CNN Business/Matt Egan
Wall Street is spooked, but it should have seen the fall coronavirus surge coming

For months, Wall Street was sleepwalking towards what every health expert said would be a terrible fall and winter. Now, a harsh reality is setting in.

Coronavirus infections are surging in the United States and much worse in Europe. Investors are suddenly spooked. The Dow plunged roughly 800 points, or 3%, Wednesday. That leaves the index down more than 1,600 points on the week.

The big fear is how much worse the pandemic will get — and whether government restrictions to fight the spread will derail the fragile economic recovery. Those concerns are magnified by the risk of post-election chaos and Washington’s failure to reach a deal on a stimulus package. That means the economy is entering this precarious period without a safety net.

“Coronavirus is coming back with a vengeance. And that’s leading to a sell-first, ask-questions-later mentality,” said Ryan Detrick, chief market strategist at LPL Financial.

None of this should be shocking. The leading health experts have long warned that coronavirus infections would spike as people move indoors during the cooler weather this fall and winter. Yet the S&P 500 was still trading near record highs just two weeks ago.

“I think the market missed this one. Investors were almost thinking we were going to avoid it. Now the market is being caught flatfooted,” said Detrick.

That market optimism was driven by easy money from the Federal Reserve, hopes for federal relief from Congress and progress on a vaccine.

“Nothing is to be gained by pretending that the pandemic and the economic pain it has caused are coming to a swift end,” David Kelly, chief global strategist at JPMorgan Funds, wrote in a report to clients.

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Forbes/Simon Constable
Gold Prices Set To Explode If Dems Take U.S. Senate And House, History Says

If the forthcoming election results in a Democrat sweep of the U.S. Senate and House of Representatives then gold prices look set to explode, history shows.

A recent report from State Street Global Advisors says that when the Democrats control the Congress, then gold has done far better than when there is a split with one party controlling the Senate and the other the House.

“On average, a Democratically controlled Congress appears to historically have been more supportive of gold (20.9%),” the report states.

That’s almost six times (3.5%) the average gains gold prices have seen when Congress is split. Under a Republican-controlled Congress gold has gained 3.9% on average, State Street says.

Looking at the current polls, with the Democrats way ahead of the GOP, investors should be considering a hefty helping of the yellow metal in their portfolio.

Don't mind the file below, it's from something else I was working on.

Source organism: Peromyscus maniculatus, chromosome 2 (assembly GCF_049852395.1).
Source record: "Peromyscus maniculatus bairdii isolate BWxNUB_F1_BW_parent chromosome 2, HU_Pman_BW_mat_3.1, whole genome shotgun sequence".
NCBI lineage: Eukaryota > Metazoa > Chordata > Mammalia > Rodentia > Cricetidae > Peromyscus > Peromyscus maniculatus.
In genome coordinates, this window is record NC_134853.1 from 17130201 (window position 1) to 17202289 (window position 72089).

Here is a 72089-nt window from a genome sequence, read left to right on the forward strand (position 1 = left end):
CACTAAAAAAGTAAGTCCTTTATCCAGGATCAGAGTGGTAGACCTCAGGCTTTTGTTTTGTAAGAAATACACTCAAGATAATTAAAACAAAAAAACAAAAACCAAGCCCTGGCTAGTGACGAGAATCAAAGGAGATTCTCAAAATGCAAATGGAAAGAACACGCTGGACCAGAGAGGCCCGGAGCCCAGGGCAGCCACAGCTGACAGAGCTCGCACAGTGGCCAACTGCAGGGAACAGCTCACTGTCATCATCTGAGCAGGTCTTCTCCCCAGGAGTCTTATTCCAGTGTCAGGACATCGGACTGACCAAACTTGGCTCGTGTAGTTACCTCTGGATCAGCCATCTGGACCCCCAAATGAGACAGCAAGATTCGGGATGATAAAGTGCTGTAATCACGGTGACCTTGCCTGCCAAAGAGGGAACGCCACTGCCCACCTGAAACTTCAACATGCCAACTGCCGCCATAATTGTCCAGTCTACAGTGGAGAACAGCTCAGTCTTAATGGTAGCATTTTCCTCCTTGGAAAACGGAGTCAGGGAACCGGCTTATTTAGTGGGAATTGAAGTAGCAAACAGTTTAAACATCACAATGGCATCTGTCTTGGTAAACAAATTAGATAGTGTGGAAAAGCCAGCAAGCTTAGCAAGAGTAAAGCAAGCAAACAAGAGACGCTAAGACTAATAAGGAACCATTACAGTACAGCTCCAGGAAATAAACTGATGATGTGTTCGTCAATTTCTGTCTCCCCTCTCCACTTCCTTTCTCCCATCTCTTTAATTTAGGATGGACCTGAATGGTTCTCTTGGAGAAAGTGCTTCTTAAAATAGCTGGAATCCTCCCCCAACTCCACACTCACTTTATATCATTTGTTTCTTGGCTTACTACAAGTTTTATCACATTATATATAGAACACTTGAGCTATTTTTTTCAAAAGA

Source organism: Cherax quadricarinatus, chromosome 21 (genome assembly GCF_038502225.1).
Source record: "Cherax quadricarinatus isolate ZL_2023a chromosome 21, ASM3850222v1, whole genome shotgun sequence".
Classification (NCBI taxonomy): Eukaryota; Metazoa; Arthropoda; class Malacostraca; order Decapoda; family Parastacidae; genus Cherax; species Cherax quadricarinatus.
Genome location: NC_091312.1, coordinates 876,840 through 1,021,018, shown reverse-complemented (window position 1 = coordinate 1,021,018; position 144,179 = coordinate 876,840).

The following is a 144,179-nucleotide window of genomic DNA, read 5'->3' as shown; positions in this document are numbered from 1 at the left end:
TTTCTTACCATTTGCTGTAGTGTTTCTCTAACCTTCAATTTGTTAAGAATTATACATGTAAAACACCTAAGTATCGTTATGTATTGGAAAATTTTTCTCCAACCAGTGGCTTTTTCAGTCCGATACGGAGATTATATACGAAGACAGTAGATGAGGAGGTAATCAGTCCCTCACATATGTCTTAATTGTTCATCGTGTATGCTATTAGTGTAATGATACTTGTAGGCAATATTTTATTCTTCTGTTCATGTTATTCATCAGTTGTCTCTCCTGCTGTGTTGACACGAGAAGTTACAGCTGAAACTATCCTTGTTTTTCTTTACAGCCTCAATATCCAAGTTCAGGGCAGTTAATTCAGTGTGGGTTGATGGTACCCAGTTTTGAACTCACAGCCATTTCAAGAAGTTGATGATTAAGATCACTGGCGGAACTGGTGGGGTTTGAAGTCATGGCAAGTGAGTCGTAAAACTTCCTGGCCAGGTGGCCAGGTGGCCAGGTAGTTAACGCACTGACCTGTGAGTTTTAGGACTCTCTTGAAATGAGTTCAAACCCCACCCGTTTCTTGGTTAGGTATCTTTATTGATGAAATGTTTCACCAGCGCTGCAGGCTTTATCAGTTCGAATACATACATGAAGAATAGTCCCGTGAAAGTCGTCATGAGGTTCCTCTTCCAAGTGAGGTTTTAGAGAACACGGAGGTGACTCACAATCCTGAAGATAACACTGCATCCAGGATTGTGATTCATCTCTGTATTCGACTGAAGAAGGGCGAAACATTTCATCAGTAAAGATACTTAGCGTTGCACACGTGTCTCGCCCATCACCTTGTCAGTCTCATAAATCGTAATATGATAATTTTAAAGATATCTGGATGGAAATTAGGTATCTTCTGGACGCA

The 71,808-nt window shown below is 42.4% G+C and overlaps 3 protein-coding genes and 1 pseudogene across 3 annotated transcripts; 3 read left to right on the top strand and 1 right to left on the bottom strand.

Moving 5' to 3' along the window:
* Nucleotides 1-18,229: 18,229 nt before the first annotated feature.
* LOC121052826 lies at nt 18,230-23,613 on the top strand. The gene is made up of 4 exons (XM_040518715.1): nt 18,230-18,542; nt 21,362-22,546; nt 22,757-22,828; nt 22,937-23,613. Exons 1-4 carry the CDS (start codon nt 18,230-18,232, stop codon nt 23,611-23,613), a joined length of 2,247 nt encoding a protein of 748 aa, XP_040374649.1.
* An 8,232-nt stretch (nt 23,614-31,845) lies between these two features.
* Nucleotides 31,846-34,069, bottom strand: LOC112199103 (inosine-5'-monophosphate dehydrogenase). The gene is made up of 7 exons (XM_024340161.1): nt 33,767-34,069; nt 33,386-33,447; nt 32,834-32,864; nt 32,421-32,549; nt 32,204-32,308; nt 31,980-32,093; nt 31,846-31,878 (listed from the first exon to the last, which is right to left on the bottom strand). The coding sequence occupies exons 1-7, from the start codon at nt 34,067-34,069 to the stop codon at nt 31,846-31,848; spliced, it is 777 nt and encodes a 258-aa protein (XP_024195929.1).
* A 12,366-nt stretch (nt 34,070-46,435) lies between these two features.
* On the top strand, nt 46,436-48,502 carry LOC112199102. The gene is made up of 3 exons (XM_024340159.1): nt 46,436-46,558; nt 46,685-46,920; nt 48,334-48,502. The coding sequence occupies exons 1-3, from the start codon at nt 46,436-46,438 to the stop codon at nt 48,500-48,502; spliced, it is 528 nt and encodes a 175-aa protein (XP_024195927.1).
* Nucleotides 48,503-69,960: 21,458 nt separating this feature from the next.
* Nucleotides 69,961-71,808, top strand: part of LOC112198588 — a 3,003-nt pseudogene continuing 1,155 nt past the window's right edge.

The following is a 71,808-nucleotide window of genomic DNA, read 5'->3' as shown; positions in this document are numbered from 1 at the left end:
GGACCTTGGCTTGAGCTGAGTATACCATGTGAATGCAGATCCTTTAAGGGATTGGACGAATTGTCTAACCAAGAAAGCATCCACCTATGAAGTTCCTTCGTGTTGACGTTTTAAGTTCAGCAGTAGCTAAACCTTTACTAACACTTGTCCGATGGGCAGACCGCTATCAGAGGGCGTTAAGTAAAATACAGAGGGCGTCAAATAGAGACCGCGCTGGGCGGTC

Based on recent gold prices of $1,872 a troy ounce investors could expect the price of the yellow metal to surge as high as $2,263, if the Democrats sweep Congress and gold’s price history repeats. If that does happen then expect the SPDR Gold Shares Trust (GLD) exchange-traded fund, which holds bars of solid bullion, to perform similarly.

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CNBC/Stephanie Landsman
Brace for a ‘fairly scary time’ on Wall Street, Wells Fargo warns

Wells Fargo Securities’ Michael Schumacher has a message for investors: Buckle up.

The firm’s head of macro strategy warns Wednesday’s market turbulence may just be a preview of what’s ahead.

“When you think about the U.S. elections, Covid worsening [and] all sorts of other news items coming out in the next couple of weeks, it could be a fairly scary time,” Schumacher told CNBC’s “Trading Nation.”

On Wednesday, the S&P 500 and Dow had their worst days since June 11 due to growing fears over rising coronavirus cases across the nation. There’s speculation they could spark new containment measures and closures.

While jitters over rising virus cases drove the latest sell-off, Schumacher warns election uncertainty has the potential to pummel stocks even more.

“One thing we pointed to for a while at Wells Fargo is the chance the election results are delayed. In that case, it’s almost certainly risk-off. So, a lot of reasons to be concerned over the next week to ten days,” he said. “Right now, it seems the virus has the upper hand, but it’s a very close call. And, frankly, these things are intertwined.”

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CNN Business/Anneken Tappe
Stocks tumble as Covid-19 cases surge and stimulus is nowhere to be found

Wall Street took a dive on Monday as coronavirus, Washington intransigence and earnings weighed on the market. All of this is creating a cocktail of uncertainty that the market doesn’t like one bit.

US stocks sold off all day, from the opening to the closing bell, and the selloff just gathered pace during the trading session.

The Dow (INDU) closed down 650 points, or 2.3%, after falling as many as 965 points at its low point. All Dow stocks closed in the red except Apple, which eked out a .01% gain. It was the Dow’s worst day since September 3.

The S&P 500 (SPX) — the broadest measure of the US stock market — closed down 1.9%, making it the index’s worst day since late September.The tech-heavy Nasdaq Composite (COMP), which had briefly bounced back from its lows in the morning, finished down 1.6%.

Energy, industrials and financial stocks are among the worst performers of the day. Those sectors that are more sensitive to the economy and the pace of the recovery felt more pain Monday, said Eric Freedman, CIO at US Bank. But there were losses across all sectors.

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